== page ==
******* Biting Back ********
A fantasy about the life of Diogenes the Cynic
through the eyes of various contemporaries.
© Gavin Wraith 8/8/03
******* The eldest son ***********
My father, Xeniades, used to enjoy telling us how he
bought Diogenes in Crete on the way back from Egypt.
"The best bargain I ever made", he used to say.
"The herald at the slave market had been instructed to
say that this item was offering himself to whoever felt
the need for being governed wisely. Well, of course,
it was you boys that I had in mind for being governed,
so I simply put myself forward and did not argue. By the
time we got back to Corinth I knew that I could entrust
the running of my whole household to Diogenes. From that
moment a good spirit entered our house."
We thought we were going to get some stuffy pedant as a
tutor, like those of the other children we knew. Well,
reading, writing, arithmetic, singing, poetry and
memorizing, we got all that, of course, and running,
riding, archery, wrestling and javelin-throwing too.
He took us hunting and taught us to watch and observe the
quarry patiently. Everything was an adventure with him,
the reading and writing too. He was just as excited as us.
We would forget that he was an adult then. We adored him,
and he us. I suppose that our father had not had much time to
attend to us before, but when Diogenes came everything
got better. His rules of conduct were eccentric but definite,
and obeying them was easy, as if we were playing a secret
game. Other children were quite jealous of us, in a way, and
to begin with would often try to get invited home just to
see this strange creature who was our tutor.
I remember one special day when our father called the whole
household together. "Diogenes", he said, "I know that you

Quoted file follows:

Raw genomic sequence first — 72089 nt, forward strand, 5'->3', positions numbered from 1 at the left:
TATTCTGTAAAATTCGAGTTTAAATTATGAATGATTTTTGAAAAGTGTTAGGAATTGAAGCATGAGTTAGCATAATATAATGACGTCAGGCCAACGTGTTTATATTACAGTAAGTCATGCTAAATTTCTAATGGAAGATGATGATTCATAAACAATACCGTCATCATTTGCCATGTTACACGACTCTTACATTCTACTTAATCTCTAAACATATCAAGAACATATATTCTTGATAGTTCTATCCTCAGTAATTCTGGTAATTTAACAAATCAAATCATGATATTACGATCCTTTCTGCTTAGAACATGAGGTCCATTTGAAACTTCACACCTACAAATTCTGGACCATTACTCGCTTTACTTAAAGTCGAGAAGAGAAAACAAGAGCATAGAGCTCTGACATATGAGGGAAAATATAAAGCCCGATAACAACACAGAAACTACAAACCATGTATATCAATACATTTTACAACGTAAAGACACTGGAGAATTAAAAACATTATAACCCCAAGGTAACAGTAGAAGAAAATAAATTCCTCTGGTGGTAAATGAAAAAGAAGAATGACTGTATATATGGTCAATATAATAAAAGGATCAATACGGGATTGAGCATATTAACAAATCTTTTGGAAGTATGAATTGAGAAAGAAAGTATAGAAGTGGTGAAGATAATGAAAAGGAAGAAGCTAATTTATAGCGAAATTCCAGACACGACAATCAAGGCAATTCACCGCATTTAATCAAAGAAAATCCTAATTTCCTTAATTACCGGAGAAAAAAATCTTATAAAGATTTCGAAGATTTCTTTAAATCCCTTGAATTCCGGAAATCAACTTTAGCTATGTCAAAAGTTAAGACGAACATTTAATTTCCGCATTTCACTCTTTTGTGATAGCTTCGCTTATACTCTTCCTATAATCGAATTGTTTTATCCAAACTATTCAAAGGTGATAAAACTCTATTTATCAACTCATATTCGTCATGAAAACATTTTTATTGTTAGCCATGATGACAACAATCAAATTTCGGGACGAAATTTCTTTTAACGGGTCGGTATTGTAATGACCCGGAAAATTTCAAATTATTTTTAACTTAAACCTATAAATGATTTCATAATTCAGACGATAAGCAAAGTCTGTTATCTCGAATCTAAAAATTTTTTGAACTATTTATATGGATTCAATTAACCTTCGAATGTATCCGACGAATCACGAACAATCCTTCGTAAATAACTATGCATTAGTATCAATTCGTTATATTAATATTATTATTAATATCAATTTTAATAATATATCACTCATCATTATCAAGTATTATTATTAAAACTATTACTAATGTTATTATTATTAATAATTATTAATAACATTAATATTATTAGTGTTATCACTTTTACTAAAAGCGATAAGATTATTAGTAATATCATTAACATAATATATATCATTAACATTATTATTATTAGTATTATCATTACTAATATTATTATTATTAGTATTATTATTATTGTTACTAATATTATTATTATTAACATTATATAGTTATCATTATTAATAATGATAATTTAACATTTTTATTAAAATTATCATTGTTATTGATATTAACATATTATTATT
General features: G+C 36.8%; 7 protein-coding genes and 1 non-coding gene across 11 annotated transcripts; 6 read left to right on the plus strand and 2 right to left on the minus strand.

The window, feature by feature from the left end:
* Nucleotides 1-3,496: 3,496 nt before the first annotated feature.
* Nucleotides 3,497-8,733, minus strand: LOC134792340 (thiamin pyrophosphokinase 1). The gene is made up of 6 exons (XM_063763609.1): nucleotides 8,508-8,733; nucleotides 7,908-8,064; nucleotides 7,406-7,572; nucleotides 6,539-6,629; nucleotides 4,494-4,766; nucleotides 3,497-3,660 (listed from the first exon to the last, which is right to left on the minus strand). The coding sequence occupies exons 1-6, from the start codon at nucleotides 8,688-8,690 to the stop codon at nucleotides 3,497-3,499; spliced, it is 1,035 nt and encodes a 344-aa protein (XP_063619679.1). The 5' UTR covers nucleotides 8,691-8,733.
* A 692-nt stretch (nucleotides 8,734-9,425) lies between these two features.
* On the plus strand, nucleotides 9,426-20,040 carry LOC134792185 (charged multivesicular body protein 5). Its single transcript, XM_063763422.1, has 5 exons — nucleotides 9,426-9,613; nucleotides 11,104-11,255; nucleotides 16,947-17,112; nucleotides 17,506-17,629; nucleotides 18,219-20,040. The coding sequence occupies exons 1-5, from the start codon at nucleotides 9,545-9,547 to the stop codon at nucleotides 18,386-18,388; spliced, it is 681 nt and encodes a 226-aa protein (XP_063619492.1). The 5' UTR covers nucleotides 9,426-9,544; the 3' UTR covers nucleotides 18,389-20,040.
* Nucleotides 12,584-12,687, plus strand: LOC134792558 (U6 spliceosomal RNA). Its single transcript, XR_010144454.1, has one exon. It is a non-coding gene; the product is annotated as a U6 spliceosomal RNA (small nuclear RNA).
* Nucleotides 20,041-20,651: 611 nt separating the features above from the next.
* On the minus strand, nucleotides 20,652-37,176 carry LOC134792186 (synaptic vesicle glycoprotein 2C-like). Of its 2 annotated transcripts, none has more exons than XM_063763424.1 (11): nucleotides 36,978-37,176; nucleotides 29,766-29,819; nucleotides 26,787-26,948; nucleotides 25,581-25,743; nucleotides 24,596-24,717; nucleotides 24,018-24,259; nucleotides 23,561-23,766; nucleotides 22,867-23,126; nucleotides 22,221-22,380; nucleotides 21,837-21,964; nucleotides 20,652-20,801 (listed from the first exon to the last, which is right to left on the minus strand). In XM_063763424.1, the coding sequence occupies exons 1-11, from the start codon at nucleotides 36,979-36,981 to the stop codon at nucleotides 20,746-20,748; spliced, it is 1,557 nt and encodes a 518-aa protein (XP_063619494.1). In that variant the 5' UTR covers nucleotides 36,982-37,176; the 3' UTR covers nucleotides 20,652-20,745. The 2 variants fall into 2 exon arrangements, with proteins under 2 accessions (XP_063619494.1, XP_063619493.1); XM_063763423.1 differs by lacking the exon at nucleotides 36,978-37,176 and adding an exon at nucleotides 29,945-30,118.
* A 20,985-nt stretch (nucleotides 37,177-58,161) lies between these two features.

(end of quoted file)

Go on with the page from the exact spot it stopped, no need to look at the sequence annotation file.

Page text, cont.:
dislike what is unnecessary, and so I will ask you to be
patient if some of what I have to say seems redundant. When
we first met, you asked me whether I was prepared to take orders
from you, my own slave, and I replied that in the circumstances I
probably was. If I was making a joke then, I am in earnest now,
for I soon discovered that my decision to buy you was a
fortunate one. Now you have become part of our family. I believe
that your affection for us will always bind you to us far
better than the shackles of servitude. Therefore I pronounce
you a free man. Let no man ever say that you are our slave, for
you never were, except in a trivial sense that is better
put aside and forgotten."
Diogenes replied that my father was the proof that generosity
was the best armour against the dangers of money, and that he
himself would be proud to continue to wear the shackles of
He was never as sharp-tongued with us children as he was
with strangers. I think that having determined to carry on with
the eccentric way of life he had set out on, he had grown
a defensive shell against strangers and their endlessly
repeated assumptions about him. To us he was just one of the
family, and not a 'dog'. He was not one to show effusive affection,
of course. A lot had to be left unsaid.
When our father died Diogenes spent more time sleeping rough
in the grounds of the Cranium, Corinth's rocky gymnasium,
as by then we had our own households and of course he preferred
his independence. People came to see him from all
over the world. There was no letting up as he got older.
"What would you think of a runner who slowed down as he
came to the finishing post?" he used to reply when anyone
fussed him about his age.
One day I found him like a bundle of bones wrapped up in his
cloak, lying in one of his favourite spots in the Cranium.
He was dead. I picked him up; he was as light as a feather.
I could not believe he was dead. I had somehow assumed, I realised,
that Death would not have dared to take such an obstinate spirit
from us. Could this poor bundle really be the Diogenes we had
known? As I carried him home in my arms in tears, those I met
would run off to spread the news, and soon I was the centre of
Diogenes had given us various instructions about disposing his
body, uttered according to the whim of the moment. We were
to cast it into the Ilissus, feed it to dogs or ravens, and so
on. Once he said, "You had better bury me face down. Now that
Macedon is master of Greece, up is down and down is up". The
disposal of his body was a matter of the utmost triviality to
him. The city of Corinth voted to erect a monument to him
outside the gates: a statue of a dog.
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